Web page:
Two Local Men Appear in Washington Court Over Capitol Riot | News, Sports, Jobs

As the timeline turns to 2022, residents of the Mahoning and Shenango Valleys are being sued in District of Columbia federal court for alleged offenses that arose as the nation debated the legitimacy of the 2020 U.S. presidential election and of its consequences.

Stephen M. Ayres, 39, of Carolewood Circle NW, Champion, is accused of violating the United States Capitol on January 6 during the vote count. He is scheduled for a preliminary hearing Jan. 27 before Judge John D. Bates of the District Court for the District of Columbia.

Ayres co-accused Matthew Perna, 37, of Sharon, Pa., Is scheduled to attend a plea modification hearing on Dec. 17 before the same judge. Perna’s attorney, Jerry Ingram, told a Pittsburgh media outlet that there had been no plea deal for his client and that Perna would have to plead guilty to the indictment.

Perna and Ayres are both charged with Obstructing Justice / Congress, unlawfully entering restricted buildings or land, disorderly and disruptive conduct in a restricted building or land, and disorderly conduct in the Capitol building. .

The two men had been free on bail since their arrests. At the start of the case, a reporter attempted to interview Ayres at his home in Champion, but he refused.

Neither prosecutors nor court officials responded to emails discussing the case. Ayres’ lawyer Eugene Olm also declined to answer questions, saying he “was not authorized to speak to the media”.

Cleveland attorney Russell Bensing, who represented Ayres in his initial court appearance last year, said the obstruction charge was the most serious felony, while the rest were misdemeanors.


According to the affidavit prepared by Austin Price, a special agent for the Federal Bureau of Investigation, evidence was provided to support the charges against Ayres and Perna for their actions on January 6. It was the day the joint session of Congress was halted during the Electoral College votes count when thousands of protesters stormed the United States Capitol.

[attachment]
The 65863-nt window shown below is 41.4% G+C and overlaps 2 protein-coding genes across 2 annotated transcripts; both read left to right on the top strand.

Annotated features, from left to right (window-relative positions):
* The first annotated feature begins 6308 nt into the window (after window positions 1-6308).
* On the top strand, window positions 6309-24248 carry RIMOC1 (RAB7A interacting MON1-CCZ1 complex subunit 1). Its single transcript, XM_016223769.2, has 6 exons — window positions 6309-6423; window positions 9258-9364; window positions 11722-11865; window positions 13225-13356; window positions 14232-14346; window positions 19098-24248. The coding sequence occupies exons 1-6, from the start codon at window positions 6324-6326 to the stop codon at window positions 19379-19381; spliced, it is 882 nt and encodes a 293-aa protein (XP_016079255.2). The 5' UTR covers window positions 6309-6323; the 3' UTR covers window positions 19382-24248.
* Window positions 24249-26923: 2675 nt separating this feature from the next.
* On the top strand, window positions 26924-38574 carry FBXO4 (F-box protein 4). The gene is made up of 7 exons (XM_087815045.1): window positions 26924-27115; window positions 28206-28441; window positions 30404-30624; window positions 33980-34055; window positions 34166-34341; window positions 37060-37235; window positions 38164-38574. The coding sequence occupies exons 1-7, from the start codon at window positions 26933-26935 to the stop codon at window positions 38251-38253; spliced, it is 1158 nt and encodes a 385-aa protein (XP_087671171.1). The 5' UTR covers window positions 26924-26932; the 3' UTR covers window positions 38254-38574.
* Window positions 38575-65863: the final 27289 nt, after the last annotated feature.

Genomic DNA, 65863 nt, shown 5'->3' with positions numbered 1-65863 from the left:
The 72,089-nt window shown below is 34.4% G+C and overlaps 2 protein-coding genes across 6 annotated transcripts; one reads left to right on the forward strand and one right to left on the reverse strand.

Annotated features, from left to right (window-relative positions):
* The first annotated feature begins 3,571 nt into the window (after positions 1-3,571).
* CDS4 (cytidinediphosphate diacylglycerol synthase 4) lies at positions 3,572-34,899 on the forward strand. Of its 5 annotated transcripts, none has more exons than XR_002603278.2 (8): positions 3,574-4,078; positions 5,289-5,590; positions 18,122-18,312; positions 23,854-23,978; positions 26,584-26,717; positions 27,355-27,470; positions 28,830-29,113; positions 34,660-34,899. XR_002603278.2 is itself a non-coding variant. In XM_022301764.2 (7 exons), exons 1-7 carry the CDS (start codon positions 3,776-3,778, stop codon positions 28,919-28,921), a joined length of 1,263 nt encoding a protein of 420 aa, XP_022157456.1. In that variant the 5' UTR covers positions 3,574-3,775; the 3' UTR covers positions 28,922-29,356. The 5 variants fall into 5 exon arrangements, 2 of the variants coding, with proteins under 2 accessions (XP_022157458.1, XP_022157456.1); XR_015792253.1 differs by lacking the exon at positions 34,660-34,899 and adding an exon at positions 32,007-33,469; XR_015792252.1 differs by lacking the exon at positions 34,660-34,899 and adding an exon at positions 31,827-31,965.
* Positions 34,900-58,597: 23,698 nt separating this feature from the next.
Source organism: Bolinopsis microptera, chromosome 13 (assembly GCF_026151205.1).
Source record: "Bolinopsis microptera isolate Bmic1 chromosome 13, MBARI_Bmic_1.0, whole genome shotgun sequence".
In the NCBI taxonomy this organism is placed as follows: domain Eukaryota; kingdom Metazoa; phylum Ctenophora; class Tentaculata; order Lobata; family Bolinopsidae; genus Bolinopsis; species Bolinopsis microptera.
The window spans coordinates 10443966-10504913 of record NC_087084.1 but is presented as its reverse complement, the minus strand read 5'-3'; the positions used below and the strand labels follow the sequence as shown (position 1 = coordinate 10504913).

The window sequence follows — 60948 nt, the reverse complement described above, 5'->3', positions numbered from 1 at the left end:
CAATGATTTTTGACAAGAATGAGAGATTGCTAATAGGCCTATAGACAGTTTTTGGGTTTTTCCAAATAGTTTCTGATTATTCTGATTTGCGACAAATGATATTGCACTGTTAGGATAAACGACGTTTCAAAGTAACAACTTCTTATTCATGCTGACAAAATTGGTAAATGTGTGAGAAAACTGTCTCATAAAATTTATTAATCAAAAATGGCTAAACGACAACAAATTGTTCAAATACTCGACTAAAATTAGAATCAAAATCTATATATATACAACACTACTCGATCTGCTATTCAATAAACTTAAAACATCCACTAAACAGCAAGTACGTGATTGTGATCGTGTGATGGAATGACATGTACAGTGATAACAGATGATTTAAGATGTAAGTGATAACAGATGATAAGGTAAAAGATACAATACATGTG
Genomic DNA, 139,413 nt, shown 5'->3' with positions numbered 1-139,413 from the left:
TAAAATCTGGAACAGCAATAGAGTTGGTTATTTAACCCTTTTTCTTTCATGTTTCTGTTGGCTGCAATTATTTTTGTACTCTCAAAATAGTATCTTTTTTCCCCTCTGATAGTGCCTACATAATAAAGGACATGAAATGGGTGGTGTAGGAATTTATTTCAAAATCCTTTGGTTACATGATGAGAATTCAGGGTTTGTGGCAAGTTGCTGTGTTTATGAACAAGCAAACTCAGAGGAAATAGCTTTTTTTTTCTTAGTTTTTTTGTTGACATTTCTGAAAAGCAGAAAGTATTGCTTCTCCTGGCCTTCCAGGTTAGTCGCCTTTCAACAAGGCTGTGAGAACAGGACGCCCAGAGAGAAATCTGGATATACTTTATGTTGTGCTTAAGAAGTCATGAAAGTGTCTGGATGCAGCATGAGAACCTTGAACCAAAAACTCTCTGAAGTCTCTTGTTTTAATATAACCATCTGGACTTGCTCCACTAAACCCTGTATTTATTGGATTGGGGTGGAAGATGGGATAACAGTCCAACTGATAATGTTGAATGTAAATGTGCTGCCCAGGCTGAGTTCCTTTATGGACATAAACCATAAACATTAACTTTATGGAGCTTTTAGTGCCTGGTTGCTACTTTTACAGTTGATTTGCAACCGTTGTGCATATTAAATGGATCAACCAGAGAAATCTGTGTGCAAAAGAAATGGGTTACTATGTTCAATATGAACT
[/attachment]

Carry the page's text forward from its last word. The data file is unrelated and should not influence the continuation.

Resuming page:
The affidavit says multiple clues showed Ayres and Perna were “among many who entered Capitol Hill illegally that day, and … posted a video speaking on social media later that day.”

On January 10, the FBI reviewed the nearly 8-minute video that showed three people, including Ayres and Perna, describing their experiences inside the Capitol. The same video was posted to YouTube on Jan. 7 by a “Johnny Anonymous” account and was tagged “It was all ANTIFA Breaking into the Capitol 1-6-2021.”

Perna said he and Ayers “walked right into the Capitol building” after Antifa “kicked the door down” and therefore remained open. Another man with the two also said police “escorted” them from one end of the building to the other, according to the video.

The FBI interviewed a witness on January 16 who told them about the presence of the two men on Capitol Hill on January 6. This witness was one of Ayres’ family members, according to the affidavit. The witness told the FBI that he watched Ayres’ live video on January 6, and in it, the witness stated that Ayres was acting “as if he was at war” and that there was had a lot of “screaming and screaming going on”.

At one point in the live video, the witness said Ayres said the January 6 incident was “just the beginning.”


Federal prosecutors in court documents say the investigation and prosecution of the Capitol violation will be the largest in U.S. history, both in terms of the number of defendants prosecuted and the nature and volume of evidence.

In the months following the incident, more than 500 people across the country have been charged with a multitude of criminal offenses, including, but not limited to conspiracy, forgery of documents or procedures, destruction and theft of government property, obstruction of law enforcement during civil unrest, assaults on law enforcement, obstruction of official proceedings, disruptive or violent behavior in the Capitol or on the Capitol grounds, and intrusion.

Investigations were initiated in 55 of the 56 FBI field offices.

According to an analysis of the events of the Washington Post, “the crowd on the west side eventually reached at least 9,400 people, exceeding the number of officers by more than 58.


According to documents provided to all those charged with the violation, an illustrative list of evidence has been accumulated by the government from sources such as:

∫ Thousands of hours of closed-circuit video from sources such as the United States Capitol Police, the Washington Metropolitan Police Department, and the United States Secret Service, and several hundred camera video from the United States. Metropolitan Police Automated Law Enforcement;

∫ Images from the Cable-Satellite Public Affairs Network (C-SPAN) and other members of the media;

∫ Thousands of hours of body-worn camera footage from Metro Police, Arlington County Police Department, Montgomery County Police Department, Fairfax County Police Department and the Virginia State Police;

∫ Radio transmissions, chronologies of events and, to a limited extent, recordings from the global positioning satellite for metropolitan police radios;

∫ Hundreds of thousands of tips, including at least 237,000 digital media tips, plus millions of Talking app posts and videos.

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